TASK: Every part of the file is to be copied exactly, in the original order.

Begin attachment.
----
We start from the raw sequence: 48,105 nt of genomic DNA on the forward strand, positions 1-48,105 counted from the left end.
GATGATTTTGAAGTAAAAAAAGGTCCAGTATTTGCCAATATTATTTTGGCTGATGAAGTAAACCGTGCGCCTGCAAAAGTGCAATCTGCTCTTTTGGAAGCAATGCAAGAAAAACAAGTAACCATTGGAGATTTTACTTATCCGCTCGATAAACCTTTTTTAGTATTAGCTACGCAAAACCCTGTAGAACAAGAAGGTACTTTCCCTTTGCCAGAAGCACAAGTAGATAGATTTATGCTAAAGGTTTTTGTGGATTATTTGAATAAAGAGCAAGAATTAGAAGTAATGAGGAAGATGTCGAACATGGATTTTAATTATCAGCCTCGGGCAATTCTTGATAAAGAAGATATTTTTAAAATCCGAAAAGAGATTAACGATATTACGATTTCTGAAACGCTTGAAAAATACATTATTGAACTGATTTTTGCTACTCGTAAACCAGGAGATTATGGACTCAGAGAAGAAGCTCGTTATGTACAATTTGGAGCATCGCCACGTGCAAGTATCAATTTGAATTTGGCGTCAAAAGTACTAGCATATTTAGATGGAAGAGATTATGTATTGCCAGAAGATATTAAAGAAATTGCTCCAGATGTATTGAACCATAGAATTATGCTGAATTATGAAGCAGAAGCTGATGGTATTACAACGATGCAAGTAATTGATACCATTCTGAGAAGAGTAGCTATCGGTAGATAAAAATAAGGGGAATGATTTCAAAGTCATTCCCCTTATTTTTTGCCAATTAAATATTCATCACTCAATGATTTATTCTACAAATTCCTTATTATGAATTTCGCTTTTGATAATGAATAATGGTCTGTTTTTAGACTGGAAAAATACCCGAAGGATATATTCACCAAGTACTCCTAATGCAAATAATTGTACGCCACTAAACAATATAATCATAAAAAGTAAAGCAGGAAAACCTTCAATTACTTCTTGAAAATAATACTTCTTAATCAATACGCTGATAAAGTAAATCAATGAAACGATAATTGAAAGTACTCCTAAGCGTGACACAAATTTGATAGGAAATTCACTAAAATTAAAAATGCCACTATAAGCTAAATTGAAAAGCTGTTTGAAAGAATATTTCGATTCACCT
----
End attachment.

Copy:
We start from the raw sequence: 48,105 nt of genomic DNA on the forward strand, positions 1-48,105 counted from the left end.
GATGATTTTGAAGTAAAAAAAGGTCCAGTATTTGCCAATATTATTTTGGCTGATGAAGTAAACCGTGCGCCTGCAAAAGTGCAATCTGCTCTTTTGGAAGCAATGCAAGAAAAACAAGTAACCATTGGAGATTTTACTTATCCGCTCGATAAACCTTTTTTAGTATTAGCTACGCAAAACCCTGTAGAACAAGAAGGTACTTTCCCTTTGCCAGAAGCACAAGTAGATAGATTTATGCTAAAGGTTTTTGTGGATTATTTGAATAAAGAGCAAGAATTAGAAGTAATGAGGAAGATGTCGAACATGGATTTTAATTATCAGCCTCGGGCAATTCTTGATAAAGAAGATATTTTTAAAATCCGAAAAGAGATTAACGATATTACGATTTCTGAAACGCTTGAAAAATACATTATTGAACTGATTTTTGCTACTCGTAAACCAGGAGATTATGGACTCAGAGAAGAAGCTCGTTATGTACAATTTGGAGCATCGCCACGTGCAAGTATCAATTTGAATTTGGCGTCAAAAGTACTAGCATATTTAGATGGAAGAGATTATGTATTGCCAGAAGATATTAAAGAAATTGCTCCAGATGTATTGAACCATAGAATTATGCTGAATTATGAAGCAGAAGCTGATGGTATTACAACGATGCAAGTAATTGATACCATTCTGAGAAGAGTAGCTATCGGTAGATAAAAATAAGGGGAATGATTTCAAAGTCATTCCCCTTATTTTTTGCCAATTAAATATTCATCACTCAATGATTTATTCTACAAATTCCTTATTATGAATTTCGCTTTTGATAATGAATAATGGTCTGTTTTTAGACTGGAAAAATACCCGAAGGATATATTCACCAAGTACTCCTAATGCAAATAATTGTACGCCACTAAACAATATAATCATAAAAAGTAAAGCAGGAAAACCTTCAATTACTTCTTGAAAATAATACTTCTTAATCAATACGCTGATAAAGTAAATCAATGAAACGATAATTGAAAGTACTCCTAAGCGTGACACAAATTTGATAGGAAATTCACTAAAATTAAAAATGCCACTATAAGCTAAATTGAAAAGCTGTTTGAAAGAATATTTCGATTCACCT